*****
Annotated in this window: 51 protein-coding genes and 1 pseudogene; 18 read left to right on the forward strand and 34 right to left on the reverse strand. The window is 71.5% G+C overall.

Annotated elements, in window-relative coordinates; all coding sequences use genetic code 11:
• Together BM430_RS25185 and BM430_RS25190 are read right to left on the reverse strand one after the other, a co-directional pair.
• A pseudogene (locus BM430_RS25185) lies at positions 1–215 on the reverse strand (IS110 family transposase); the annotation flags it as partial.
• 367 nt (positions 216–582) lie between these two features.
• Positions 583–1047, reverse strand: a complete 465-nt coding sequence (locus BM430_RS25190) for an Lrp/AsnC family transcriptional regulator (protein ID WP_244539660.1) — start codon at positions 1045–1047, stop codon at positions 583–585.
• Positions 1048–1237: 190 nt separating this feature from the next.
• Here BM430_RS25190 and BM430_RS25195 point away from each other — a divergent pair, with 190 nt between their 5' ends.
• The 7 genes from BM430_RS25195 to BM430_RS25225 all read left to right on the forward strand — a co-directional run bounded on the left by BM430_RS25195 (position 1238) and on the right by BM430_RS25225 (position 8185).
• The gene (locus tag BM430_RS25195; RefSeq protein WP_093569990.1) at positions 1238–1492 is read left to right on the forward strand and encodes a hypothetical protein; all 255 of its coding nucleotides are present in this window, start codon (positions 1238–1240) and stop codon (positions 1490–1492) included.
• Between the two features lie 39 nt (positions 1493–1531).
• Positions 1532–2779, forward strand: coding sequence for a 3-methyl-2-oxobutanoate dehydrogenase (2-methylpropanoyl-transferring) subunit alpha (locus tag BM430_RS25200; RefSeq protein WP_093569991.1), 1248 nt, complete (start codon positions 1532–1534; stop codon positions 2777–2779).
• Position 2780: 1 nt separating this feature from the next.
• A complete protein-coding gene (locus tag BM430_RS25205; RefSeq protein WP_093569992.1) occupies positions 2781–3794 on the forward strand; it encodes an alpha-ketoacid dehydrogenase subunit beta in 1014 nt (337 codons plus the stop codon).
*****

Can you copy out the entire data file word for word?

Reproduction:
Annotated in this window: 51 protein-coding genes and 1 pseudogene; 18 read left to right on the forward strand and 34 right to left on the reverse strand. The window is 71.5% G+C overall.

Annotated elements, in window-relative coordinates; all coding sequences use genetic code 11:
• Together BM430_RS25185 and BM430_RS25190 are read right to left on the reverse strand one after the other, a co-directional pair.
• A pseudogene (locus BM430_RS25185) lies at positions 1–215 on the reverse strand (IS110 family transposase); the annotation flags it as partial.
• 367 nt (positions 216–582) lie between these two features.
• Positions 583–1047, reverse strand: a complete 465-nt coding sequence (locus BM430_RS25190) for an Lrp/AsnC family transcriptional regulator (protein ID WP_244539660.1) — start codon at positions 1045–1047, stop codon at positions 583–585.
• Positions 1048–1237: 190 nt separating this feature from the next.
• Here BM430_RS25190 and BM430_RS25195 point away from each other — a divergent pair, with 190 nt between their 5' ends.
• The 7 genes from BM430_RS25195 to BM430_RS25225 all read left to right on the forward strand — a co-directional run bounded on the left by BM430_RS25195 (position 1238) and on the right by BM430_RS25225 (position 8185).
• The gene (locus tag BM430_RS25195; RefSeq protein WP_093569990.1) at positions 1238–1492 is read left to right on the forward strand and encodes a hypothetical protein; all 255 of its coding nucleotides are present in this window, start codon (positions 1238–1240) and stop codon (positions 1490–1492) included.
• Between the two features lie 39 nt (positions 1493–1531).
• Positions 1532–2779, forward strand: coding sequence for a 3-methyl-2-oxobutanoate dehydrogenase (2-methylpropanoyl-transferring) subunit alpha (locus tag BM430_RS25200; RefSeq protein WP_093569991.1), 1248 nt, complete (start codon positions 1532–1534; stop codon positions 2777–2779).
• Position 2780: 1 nt separating this feature from the next.
• A complete protein-coding gene (locus tag BM430_RS25205; RefSeq protein WP_093569992.1) occupies positions 2781–3794 on the forward strand; it encodes an alpha-ketoacid dehydrogenase subunit beta in 1014 nt (337 codons plus the stop codon).